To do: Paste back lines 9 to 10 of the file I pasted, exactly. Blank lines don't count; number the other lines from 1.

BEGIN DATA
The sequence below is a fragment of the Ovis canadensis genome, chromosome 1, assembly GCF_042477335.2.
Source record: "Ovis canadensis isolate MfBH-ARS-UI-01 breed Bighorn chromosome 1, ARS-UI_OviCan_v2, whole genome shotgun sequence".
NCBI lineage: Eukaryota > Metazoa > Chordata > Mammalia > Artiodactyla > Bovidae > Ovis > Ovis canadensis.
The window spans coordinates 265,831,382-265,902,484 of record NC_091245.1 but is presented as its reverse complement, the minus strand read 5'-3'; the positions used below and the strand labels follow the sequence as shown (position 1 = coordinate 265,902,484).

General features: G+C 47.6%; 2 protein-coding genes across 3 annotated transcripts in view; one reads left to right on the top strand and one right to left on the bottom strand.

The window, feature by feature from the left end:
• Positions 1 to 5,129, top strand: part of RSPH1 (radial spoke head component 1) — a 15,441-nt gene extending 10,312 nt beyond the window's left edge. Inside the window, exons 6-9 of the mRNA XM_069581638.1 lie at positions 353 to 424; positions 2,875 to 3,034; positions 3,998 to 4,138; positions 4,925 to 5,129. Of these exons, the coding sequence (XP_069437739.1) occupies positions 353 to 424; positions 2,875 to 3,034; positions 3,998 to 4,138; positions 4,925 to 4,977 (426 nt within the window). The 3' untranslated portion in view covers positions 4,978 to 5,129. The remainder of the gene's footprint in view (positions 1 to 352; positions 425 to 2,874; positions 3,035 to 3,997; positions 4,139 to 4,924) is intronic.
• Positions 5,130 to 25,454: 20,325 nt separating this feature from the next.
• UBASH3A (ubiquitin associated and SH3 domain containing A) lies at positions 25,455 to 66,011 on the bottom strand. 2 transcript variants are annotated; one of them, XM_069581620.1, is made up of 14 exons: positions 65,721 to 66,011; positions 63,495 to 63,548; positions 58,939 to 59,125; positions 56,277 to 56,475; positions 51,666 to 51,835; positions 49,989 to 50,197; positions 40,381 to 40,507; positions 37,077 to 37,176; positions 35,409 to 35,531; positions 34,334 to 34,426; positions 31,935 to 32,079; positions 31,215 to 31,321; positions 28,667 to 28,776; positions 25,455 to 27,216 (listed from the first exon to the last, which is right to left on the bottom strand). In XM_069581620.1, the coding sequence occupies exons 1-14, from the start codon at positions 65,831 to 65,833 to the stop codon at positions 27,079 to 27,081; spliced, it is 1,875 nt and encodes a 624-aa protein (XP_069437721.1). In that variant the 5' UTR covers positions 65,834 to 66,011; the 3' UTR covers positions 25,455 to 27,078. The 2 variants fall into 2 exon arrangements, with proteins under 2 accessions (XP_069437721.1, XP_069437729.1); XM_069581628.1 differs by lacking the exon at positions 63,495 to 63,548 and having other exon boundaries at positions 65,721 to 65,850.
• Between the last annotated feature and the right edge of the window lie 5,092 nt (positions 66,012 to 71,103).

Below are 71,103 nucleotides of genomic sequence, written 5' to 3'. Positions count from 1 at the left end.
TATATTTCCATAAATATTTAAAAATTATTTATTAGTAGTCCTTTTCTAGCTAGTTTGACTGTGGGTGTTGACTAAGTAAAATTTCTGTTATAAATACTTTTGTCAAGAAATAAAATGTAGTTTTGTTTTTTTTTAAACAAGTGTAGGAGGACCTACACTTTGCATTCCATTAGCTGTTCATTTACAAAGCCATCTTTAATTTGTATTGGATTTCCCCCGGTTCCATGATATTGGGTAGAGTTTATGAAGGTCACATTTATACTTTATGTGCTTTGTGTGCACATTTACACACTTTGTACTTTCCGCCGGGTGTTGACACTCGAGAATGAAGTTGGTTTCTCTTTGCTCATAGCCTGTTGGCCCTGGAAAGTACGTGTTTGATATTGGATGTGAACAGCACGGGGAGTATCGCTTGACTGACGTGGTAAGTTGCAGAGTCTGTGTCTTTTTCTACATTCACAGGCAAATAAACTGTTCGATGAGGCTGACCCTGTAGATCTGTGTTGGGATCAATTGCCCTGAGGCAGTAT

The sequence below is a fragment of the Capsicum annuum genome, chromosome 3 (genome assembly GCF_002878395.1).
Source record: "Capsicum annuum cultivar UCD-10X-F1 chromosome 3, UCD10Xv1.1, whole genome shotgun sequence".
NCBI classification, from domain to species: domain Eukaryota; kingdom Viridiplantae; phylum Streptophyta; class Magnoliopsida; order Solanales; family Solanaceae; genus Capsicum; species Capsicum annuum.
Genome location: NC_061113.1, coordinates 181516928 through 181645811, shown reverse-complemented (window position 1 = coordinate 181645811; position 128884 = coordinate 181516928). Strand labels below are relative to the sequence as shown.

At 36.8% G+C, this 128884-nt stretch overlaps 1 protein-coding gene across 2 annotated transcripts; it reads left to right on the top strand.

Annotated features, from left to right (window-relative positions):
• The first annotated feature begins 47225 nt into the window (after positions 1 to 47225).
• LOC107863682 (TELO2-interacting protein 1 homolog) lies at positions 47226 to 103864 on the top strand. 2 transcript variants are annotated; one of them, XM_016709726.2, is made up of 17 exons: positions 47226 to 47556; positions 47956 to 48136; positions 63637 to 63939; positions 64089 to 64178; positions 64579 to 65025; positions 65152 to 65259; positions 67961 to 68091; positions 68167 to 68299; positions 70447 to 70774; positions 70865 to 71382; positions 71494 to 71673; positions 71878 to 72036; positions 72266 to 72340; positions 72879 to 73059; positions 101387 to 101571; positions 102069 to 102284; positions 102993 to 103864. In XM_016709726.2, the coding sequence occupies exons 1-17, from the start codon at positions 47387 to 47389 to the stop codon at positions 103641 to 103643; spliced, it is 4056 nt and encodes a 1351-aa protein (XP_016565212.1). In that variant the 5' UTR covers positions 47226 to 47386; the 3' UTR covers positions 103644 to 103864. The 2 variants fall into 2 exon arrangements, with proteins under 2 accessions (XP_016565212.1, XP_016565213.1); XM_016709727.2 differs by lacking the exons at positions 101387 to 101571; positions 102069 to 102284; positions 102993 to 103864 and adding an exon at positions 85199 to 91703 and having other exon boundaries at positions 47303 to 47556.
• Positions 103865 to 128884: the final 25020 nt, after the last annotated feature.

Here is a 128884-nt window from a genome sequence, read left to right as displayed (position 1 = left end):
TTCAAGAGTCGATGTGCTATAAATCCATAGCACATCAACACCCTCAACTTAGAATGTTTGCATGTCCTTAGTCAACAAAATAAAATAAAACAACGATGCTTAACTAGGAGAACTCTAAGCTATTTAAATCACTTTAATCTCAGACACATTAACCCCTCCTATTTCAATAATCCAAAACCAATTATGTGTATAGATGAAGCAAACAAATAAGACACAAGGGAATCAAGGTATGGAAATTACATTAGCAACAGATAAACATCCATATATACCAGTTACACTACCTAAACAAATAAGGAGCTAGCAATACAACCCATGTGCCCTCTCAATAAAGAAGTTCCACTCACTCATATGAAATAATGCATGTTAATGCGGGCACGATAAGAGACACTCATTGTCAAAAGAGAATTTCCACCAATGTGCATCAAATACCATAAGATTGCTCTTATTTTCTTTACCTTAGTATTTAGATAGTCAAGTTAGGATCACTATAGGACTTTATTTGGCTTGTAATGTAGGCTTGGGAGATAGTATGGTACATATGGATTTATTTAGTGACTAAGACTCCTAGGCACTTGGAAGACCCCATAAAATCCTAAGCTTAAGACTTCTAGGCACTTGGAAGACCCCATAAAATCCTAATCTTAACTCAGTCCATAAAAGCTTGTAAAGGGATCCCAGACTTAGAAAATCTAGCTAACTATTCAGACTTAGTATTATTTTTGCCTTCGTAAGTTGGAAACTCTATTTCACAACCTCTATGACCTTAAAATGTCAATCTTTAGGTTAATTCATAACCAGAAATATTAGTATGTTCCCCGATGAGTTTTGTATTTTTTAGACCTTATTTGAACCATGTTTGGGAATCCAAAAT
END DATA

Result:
• UBASH3A (ubiquitin associated and SH3 domain containing A) lies at positions 25,455 to 66,011 on the bottom strand. 2 transcript variants are annotated; one of them, XM_069581620.1, is made up of 14 exons: positions 65,721 to 66,011; positions 63,495 to 63,548; positions 58,939 to 59,125; positions 56,277 to 56,475; positions 51,666 to 51,835; positions 49,989 to 50,197; positions 40,381 to 40,507; positions 37,077 to 37,176; positions 35,409 to 35,531; positions 34,334 to 34,426; positions 31,935 to 32,079; positions 31,215 to 31,321; positions 28,667 to 28,776; positions 25,455 to 27,216 (listed from the first exon to the last, which is right to left on the bottom strand). In XM_069581620.1, the coding sequence occupies exons 1-14, from the start codon at positions 65,831 to 65,833 to the stop codon at positions 27,079 to 27,081; spliced, it is 1,875 nt and encodes a 624-aa protein (XP_069437721.1). In that variant the 5' UTR covers positions 65,834 to 66,011; the 3' UTR covers positions 25,455 to 27,078. The 2 variants fall into 2 exon arrangements, with proteins under 2 accessions (XP_069437721.1, XP_069437729.1); XM_069581628.1 differs by lacking the exon at positions 63,495 to 63,548 and having other exon boundaries at positions 65,721 to 65,850.
• Between the last annotated feature and the right edge of the window lie 5,092 nt (positions 66,012 to 71,103).